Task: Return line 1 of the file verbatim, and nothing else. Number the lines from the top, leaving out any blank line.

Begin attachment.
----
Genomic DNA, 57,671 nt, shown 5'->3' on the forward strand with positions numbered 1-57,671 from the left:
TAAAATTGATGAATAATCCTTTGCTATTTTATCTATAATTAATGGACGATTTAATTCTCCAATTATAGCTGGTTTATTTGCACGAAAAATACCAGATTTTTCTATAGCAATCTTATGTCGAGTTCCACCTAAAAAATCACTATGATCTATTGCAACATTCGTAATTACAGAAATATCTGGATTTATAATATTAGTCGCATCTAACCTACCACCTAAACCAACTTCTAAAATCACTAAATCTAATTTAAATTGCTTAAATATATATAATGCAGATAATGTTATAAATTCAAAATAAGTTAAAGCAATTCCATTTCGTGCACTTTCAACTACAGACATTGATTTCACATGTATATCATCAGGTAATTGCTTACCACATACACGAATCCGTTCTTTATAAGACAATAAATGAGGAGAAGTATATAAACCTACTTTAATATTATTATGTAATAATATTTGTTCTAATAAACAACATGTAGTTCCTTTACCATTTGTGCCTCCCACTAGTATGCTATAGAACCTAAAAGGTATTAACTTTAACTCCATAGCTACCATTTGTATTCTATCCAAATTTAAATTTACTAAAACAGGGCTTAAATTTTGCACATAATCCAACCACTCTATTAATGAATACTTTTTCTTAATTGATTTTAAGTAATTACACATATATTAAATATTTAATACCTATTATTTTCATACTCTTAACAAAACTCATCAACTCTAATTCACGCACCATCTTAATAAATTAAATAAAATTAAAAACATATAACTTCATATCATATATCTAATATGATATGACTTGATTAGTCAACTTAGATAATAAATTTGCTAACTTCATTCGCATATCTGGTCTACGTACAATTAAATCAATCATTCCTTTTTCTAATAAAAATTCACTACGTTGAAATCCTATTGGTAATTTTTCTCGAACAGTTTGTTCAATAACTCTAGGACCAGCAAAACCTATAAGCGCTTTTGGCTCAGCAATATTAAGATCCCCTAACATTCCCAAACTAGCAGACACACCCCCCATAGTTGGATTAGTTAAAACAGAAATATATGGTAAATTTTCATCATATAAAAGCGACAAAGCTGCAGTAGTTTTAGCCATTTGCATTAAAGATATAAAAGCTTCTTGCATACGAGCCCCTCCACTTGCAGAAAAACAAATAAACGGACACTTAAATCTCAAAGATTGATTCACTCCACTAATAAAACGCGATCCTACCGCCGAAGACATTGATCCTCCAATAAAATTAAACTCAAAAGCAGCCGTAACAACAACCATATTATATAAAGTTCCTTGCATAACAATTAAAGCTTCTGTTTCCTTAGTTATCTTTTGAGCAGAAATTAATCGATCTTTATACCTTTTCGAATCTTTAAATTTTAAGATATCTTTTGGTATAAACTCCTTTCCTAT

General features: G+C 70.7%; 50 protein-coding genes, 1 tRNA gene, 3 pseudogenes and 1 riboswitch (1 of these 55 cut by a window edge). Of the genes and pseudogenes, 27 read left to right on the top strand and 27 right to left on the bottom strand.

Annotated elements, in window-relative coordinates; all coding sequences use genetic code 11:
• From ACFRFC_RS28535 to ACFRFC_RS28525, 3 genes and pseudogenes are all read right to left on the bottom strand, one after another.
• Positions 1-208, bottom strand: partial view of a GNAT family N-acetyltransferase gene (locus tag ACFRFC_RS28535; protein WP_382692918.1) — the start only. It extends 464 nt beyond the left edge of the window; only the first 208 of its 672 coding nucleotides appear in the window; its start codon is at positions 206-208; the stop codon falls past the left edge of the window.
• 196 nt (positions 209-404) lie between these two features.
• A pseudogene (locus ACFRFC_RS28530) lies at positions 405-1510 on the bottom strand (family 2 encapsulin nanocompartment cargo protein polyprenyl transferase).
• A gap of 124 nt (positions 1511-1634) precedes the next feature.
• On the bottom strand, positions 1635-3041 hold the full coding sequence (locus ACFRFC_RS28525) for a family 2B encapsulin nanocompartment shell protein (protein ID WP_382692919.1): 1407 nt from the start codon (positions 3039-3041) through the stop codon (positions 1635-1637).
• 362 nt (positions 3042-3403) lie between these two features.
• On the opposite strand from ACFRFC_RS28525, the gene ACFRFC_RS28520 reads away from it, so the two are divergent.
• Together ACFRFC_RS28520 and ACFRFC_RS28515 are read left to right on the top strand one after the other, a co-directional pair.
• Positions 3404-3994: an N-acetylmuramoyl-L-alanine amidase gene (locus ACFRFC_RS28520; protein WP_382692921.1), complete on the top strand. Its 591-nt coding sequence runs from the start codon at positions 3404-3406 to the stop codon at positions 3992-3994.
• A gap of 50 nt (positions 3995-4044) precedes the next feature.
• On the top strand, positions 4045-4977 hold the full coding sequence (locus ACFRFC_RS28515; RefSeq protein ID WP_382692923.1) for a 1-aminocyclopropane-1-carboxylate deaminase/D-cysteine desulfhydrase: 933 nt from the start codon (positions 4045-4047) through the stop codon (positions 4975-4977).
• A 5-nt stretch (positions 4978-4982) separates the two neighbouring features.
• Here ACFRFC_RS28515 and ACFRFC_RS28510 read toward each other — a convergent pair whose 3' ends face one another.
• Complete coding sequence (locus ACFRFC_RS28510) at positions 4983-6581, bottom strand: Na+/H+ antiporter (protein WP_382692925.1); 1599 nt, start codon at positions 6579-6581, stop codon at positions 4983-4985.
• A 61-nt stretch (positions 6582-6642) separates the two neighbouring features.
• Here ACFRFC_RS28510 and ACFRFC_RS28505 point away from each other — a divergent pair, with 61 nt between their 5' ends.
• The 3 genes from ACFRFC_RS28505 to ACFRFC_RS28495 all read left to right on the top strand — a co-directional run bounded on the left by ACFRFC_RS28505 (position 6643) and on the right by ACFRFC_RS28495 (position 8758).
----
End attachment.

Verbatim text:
Genomic DNA, 57,671 nt, shown 5'->3' on the forward strand with positions numbered 1-57,671 from the left: